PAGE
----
Medical Translations

The most common questions potential clients ask us about medical, pharmaceutical and Bio-Tech translations are:

   1. How do you ensure that your medical translations are correct?
   2. What can we as the client do to reduce the translation cost?


QUESTION ONE consists really of two elements:
  • Linguistic accuracy we ensure by

  •    -   working with a translator that is a native speaker of the target language,
       -   who lives and works in the target country;
       -   the quality control process that all our medical translations undergo.

  • Technical accuracy we guarantee by working only with a translator that has an educational background and/or practical experience in the medical, pharmaceutical or Biotechnology related subject of the text.
And what about QUESTION TWO?

Yes, there is a great deal that you as the client can do to minimise translation cost.

To get all the details, please download FREE Report #1 - An Expert's Guide to Technical Writing for Translation to the right of this page.

Just briefly, please consider this. The total translation cost is commonly calculated by the number of words to be translated PLUS an estimated management time. If your documentation is formatted with an uncommon authoring tool that makes it difficult for us to process, or the author used terminology inconsistently, for example, the management time (and thus the cost) will increase to overcome those obstacles. The more obstacles to translation you can remove, the more you can help reduce the translation cost.

The following guidelines will increase the comprehensibility of your text and make translation cheaper for you:

  • Avoid ambiguous words and jargon

    Jargon is technical terminology that has been modified by those in a particular profession. It assumes both technical and local knowledge and is idiomatic to a particular professional 'culture'. Jargon is a 'short-cut' but only for those few who know it, and is inappropriate for international content.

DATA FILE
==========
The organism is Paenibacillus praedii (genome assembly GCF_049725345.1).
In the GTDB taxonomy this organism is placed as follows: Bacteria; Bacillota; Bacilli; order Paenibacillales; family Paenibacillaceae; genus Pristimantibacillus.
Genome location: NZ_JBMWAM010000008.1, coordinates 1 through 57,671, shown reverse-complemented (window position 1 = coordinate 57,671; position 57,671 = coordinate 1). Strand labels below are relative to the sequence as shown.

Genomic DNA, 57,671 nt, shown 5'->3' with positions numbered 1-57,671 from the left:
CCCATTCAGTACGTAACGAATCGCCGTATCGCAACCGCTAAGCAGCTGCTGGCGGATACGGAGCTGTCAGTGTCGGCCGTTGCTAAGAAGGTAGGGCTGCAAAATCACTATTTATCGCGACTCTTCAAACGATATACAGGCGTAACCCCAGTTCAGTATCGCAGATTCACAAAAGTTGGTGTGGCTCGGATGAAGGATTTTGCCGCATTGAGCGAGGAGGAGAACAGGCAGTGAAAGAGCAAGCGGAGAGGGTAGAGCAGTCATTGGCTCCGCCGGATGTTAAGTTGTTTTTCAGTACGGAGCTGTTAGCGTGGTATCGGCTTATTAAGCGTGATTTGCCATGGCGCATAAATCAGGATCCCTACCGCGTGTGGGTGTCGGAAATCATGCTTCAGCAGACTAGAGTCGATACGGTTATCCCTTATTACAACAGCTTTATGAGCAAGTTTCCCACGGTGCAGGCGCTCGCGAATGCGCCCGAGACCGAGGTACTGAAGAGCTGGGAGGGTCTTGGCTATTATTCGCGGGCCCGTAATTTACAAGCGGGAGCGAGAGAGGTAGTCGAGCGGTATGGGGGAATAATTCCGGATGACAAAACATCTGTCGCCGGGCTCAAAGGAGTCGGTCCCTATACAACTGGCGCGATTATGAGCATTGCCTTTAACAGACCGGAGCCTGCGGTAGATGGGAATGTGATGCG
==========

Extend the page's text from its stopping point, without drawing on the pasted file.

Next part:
• Spell out a term's acronym on the first occurrence, followed by the acronym in parentheses

    Subsequent usage can be confined to the use of the acronym. In non-linear documentation (such as on-line help), where material is unlikely to be read sequentially, a term should be spelled out on the first occurrence for each topic in which it appears.
  • Avoid clip art

    Clip art is usually inappropriate for international customers. For example, clip art should not be used to represent currency, which has different graphical representations from country to country. Likewise, icons are rarely culturally-neutral (such as mailboxes, road signs and forks and knives). Wherever such items are used, the localizer must replace the graphic with an equivalent; in most cases, none exists.
  • Use words with a precise meaning

    Unambiguous terminology aids understanding. For example, use 'Install the application' rather than 'Set up the application'.
  • Do not use verbs as nouns

    For example, 'This function gives an analysis of the problem and offers a solution.' The nouns 'analysis' and 'solution' convey most of the meaning in this sentence, while the verbs 'gives' and 'offers' are practically meaningless. A better sentence would be: 'This function analyzes the problem and solves it'.

Why Use Us?

At Academy Translations our people are the key to success.

All our translators have premium technical qualifications and experience using the latest specialized Translation Memory (TM) software (such as Déjà vu X).

We translate all medical, pharmaceutical, Bio-Tech and electro-medical equipment documentation, and ensure that your documentation as a whole conforms to the target locale's linguistic, cultural and social conventions.

Of course we also translate product-related software resource files, Help files and web sites.

Every medical translation project is planned and executed by a team consisting of a project manager and one or more medical translators and proofreaders with native language skills and sound technical knowledge.